Randy Yeung from Viresens gave a report on their program to raise awareness of children in schools about energy consumption at home. This was featured at an Institute meeting about two years ago. Since then they have received funding to develop portable labs for use by students. They have visited 40 schools and reached 2000-2500 homes. For further information contact Randy at email@example.com
Lily Briggs and Nina Clark reported on several projects they are working on. In the Eco-Schools project they have visited 30 different classrooms in North Vancouver to raise students' awareness about ecological living. In the Eco-Home project they have developed a package of information to help home owners reduce the environmental footprint of their homes. This information is available on their website at www.wavemakers.ca. This summer these two young women are taking their energy and commitment to Costa Rica to help on a project to preserve the turtle population.
Jim Haliburton introduced today's program by describing the Institute's long-term objective of getting students in high schools, colleges and universities involved in environmental site inspections as part of their academic program. This would assist the GVRD in implementing its Eco-Efficiency program. To describe this program in more detail, Jim introduced Amy Robinson from the Sustainable Businesses Department of the GVRD.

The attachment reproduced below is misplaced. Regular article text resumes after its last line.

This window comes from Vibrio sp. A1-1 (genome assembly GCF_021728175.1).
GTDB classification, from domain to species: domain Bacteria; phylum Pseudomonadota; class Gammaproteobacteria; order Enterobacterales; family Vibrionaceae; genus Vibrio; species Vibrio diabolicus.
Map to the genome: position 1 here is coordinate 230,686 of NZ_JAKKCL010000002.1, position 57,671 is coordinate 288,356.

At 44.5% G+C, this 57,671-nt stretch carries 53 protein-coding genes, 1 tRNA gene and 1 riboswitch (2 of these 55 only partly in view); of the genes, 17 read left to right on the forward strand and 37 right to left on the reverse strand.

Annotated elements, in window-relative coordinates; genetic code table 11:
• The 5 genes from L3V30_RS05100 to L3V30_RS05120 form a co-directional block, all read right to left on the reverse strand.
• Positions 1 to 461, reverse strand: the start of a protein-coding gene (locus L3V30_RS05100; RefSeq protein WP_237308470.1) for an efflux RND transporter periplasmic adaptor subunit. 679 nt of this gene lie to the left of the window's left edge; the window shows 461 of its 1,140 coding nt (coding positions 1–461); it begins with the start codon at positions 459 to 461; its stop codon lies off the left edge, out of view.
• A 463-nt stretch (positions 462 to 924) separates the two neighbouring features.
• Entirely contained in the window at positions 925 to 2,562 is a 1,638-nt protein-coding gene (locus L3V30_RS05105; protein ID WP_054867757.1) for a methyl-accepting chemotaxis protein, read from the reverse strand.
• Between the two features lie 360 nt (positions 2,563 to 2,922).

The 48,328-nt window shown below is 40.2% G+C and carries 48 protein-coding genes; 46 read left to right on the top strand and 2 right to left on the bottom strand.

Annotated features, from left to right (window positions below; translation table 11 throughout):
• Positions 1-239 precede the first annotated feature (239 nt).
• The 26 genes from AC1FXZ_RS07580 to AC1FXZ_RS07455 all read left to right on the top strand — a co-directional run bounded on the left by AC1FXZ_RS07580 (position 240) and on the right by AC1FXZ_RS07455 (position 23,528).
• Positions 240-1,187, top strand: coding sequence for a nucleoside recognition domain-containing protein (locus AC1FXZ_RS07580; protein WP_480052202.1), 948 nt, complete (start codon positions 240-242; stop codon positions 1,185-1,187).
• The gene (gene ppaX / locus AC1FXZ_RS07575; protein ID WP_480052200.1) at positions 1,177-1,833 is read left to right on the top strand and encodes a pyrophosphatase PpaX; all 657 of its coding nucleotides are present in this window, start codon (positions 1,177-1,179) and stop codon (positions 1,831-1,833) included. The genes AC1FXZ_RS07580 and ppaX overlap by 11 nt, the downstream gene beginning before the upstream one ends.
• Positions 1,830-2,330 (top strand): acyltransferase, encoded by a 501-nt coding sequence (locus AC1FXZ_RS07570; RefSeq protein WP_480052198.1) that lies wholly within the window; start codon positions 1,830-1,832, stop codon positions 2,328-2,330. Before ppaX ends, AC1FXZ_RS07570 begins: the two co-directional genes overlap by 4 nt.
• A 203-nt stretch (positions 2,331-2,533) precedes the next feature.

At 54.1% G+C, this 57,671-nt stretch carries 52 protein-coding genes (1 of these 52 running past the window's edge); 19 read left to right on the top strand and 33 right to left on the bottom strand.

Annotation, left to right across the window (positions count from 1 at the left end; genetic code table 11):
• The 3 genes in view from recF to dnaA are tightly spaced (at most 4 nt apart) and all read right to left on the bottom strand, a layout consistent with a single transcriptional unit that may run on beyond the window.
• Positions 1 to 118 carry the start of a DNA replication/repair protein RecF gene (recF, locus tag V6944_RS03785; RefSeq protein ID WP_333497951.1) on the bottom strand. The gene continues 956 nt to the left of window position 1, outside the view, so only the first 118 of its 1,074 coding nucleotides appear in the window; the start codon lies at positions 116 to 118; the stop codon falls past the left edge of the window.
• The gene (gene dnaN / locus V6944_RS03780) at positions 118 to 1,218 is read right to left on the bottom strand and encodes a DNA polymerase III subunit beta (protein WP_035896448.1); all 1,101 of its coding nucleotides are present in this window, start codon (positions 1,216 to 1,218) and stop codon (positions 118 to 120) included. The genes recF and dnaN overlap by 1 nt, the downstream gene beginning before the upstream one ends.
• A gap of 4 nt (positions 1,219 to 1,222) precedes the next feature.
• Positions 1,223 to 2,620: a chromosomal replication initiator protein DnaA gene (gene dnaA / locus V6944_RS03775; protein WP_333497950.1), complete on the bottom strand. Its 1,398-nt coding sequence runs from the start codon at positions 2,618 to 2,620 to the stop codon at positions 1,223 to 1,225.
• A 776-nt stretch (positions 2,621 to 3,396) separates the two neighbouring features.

What the GVRD Does. Amy described the work of the GVRD in her area as a partnership of 21 municipalities concerned with delivering common services such as maintaining air quality and controlling wastewater. She works in the Demand Side Division which focuses on how to curb demand for services through the maxim of reduce, reuse and recycle. They work in three areas: residential; demolition and land clearing; and institutional, commercial and industrial. As a strategy they have developed the SmartSteps program.
The SmartSteps Program.
The objective of this program is to reduce demand, promote eco-efficiency,
and improve overall sustainability. They have developed a suite of products
including guides, reports and tools, such as directories, to encourage
They have developed a top ten list of things any business can do to reduce consumption.
Resource materials for each of these activities are available from Amy. They also have case studies of best practices in different sectors..
Tools. Two tools have been developed to assist institutions and businesses.
They can also provide technical assistance in the form of site visits and recommendations for improvement.